Ipe (Tabebuia spp.)

Ipe (Handroanthus spp.)

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Common Name(s): Ipe, Brazilian Walnut, Lapacho

Scientific Name: Handroanthus spp. (formerly placed in the Tabebuia genus)

Distribution: Tropical Americas (Central and South America); also farmed commercially

Tree Size: 100-130 ft (30-40 m) tall, 2-4 ft (.6-1.2 m) trunk diameter

Average Dried Weight: 69 lbs/ft3 (1,100 kg/m3)

Specific Gravity (Basic, 12% MC): .91, 1.10

Janka Hardness: 3,510 lbf (15,620 N)

Modulus of Rupture: 25,660 lbf/in2 (177.0 MPa)

Elastic Modulus: 3,200,000 lbf/in2 (22.07 GPa)

Crushing Strength: 13,600 lbf/in2 (93.8 MPa)

Shrinkage: Radial: 5.9%, Tangential: 7.2%, Volumetric: 12.4%, T/R Ratio: 1.2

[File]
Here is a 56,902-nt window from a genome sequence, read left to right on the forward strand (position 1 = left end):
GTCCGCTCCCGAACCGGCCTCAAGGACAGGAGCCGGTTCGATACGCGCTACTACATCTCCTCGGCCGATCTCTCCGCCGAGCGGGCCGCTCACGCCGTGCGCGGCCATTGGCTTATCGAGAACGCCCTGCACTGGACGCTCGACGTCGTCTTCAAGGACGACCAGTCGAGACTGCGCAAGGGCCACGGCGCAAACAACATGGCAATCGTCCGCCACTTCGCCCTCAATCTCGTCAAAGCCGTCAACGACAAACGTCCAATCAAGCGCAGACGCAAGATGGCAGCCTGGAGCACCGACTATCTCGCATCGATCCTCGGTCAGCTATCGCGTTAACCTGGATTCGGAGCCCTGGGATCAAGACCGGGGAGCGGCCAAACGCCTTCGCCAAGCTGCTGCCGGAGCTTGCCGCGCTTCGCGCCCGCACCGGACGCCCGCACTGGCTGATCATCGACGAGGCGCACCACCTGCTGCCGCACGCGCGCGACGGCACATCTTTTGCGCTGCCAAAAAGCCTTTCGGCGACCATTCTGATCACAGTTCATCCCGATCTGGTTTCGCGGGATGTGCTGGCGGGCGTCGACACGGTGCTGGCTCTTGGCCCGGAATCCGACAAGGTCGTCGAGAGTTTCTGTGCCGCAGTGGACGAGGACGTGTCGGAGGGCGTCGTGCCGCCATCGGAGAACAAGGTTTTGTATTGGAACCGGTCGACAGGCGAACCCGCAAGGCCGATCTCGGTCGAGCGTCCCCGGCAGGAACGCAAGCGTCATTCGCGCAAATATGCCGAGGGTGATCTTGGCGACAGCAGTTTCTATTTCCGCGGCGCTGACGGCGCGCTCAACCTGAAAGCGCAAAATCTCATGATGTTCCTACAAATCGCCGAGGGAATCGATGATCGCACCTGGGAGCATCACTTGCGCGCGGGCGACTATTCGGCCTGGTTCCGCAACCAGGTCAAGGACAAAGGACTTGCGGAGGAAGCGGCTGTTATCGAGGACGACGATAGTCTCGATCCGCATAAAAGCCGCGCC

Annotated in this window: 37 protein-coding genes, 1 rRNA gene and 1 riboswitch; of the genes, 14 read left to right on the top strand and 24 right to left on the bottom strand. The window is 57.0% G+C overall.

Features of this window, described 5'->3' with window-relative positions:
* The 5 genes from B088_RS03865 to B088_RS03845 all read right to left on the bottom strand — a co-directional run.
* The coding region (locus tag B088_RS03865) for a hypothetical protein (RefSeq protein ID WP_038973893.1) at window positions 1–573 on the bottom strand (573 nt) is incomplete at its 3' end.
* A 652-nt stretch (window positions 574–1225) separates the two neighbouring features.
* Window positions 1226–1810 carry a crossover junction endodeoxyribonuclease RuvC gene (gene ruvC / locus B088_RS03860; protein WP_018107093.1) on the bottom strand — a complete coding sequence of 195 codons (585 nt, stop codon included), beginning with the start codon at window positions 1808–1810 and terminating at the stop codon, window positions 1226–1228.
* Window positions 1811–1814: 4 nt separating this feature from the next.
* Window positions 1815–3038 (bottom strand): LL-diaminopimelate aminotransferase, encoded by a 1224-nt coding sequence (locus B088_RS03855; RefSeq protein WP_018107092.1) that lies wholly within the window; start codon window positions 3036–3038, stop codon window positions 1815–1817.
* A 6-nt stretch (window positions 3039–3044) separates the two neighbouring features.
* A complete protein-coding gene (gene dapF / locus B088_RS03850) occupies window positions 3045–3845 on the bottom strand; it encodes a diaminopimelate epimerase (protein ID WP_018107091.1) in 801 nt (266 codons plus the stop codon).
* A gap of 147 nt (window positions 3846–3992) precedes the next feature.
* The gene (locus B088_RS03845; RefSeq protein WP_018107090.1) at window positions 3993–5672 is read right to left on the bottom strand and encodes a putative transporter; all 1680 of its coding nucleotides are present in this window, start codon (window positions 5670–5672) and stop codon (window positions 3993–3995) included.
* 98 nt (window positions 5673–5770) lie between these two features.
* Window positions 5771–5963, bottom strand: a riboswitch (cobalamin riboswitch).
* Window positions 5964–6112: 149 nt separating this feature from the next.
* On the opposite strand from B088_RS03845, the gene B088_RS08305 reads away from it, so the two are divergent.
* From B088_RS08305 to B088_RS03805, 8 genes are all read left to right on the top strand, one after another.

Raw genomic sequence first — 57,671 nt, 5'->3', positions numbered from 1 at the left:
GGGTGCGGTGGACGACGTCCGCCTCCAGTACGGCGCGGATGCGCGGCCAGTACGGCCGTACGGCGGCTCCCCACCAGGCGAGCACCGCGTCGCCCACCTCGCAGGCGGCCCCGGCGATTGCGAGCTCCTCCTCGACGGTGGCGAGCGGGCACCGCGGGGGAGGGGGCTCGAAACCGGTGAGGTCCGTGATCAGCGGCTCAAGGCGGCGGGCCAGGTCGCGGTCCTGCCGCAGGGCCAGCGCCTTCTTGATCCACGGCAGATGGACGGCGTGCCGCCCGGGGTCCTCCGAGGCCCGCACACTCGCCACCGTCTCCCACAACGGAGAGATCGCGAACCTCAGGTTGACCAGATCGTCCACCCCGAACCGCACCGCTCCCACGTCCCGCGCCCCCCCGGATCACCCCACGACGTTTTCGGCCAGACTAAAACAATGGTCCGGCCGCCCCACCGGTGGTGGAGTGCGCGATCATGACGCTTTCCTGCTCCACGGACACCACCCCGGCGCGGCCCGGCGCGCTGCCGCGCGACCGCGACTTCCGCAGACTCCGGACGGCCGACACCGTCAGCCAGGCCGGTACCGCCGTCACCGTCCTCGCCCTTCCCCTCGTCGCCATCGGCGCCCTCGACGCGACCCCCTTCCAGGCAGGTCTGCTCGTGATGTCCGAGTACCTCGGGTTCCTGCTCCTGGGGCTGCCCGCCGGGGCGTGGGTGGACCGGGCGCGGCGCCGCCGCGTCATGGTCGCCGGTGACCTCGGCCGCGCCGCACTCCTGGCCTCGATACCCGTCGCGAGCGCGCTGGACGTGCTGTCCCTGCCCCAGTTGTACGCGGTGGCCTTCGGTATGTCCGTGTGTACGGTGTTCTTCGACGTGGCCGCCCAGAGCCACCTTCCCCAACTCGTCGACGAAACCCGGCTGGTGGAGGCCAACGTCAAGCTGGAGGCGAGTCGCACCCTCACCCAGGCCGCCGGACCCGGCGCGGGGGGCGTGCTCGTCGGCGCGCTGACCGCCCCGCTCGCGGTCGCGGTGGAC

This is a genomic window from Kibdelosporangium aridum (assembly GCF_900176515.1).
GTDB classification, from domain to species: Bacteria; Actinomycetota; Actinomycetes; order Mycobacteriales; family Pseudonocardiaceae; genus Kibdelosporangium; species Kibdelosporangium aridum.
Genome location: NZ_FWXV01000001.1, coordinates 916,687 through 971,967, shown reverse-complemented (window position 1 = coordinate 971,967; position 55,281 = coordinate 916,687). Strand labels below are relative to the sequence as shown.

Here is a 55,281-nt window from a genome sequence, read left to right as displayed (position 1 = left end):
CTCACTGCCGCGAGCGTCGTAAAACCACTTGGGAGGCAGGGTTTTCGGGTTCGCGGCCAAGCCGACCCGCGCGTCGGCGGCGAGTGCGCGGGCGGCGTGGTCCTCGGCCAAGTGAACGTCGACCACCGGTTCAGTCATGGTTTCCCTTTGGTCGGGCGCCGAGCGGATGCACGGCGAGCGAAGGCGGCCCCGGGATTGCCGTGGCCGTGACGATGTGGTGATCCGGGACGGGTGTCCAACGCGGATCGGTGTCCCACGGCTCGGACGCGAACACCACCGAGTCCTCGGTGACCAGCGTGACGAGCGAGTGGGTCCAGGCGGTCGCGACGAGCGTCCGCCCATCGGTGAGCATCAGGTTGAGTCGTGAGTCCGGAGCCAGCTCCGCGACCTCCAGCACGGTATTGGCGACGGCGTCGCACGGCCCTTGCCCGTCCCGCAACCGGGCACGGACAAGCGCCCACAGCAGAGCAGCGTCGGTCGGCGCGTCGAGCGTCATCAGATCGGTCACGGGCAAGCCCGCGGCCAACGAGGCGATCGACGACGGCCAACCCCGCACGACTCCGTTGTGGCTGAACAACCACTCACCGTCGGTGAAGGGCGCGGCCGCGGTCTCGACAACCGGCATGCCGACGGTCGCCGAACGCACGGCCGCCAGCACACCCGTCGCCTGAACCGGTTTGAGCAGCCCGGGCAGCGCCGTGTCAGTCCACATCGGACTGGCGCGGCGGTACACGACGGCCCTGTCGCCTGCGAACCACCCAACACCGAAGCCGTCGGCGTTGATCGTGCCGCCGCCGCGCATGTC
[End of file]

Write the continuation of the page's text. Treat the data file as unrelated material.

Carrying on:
Color/Appearance: Heartwood can vary in color from reddish brown, to a more yellowish olive brown or darker blackish brown; sometimes with contrasting darker brown/black stripes. In certain species, there are powdery yellow deposits within the wood. Ipe can be difficult to distinguish visually from Cumaru, another dense South American timber, though Ipe tends to be darker, and lacks the subtle yet characteristic vanilla/cinnamon scent while being worked.

Grain/Texture: Has a fine to medium texture, with the grain varying from straight to irregular or interlocked. Moderate natural luster.

Endgrain: Diffuse-porous; solitary and radial multiples; medium to large pores in no specific arrangement, moderately numerous to numerous; tyloses and mineral/gum deposits occasionally present; parenchyma unilateral, winged, and marginal; narrow rays, spacing normal; ripple marks present.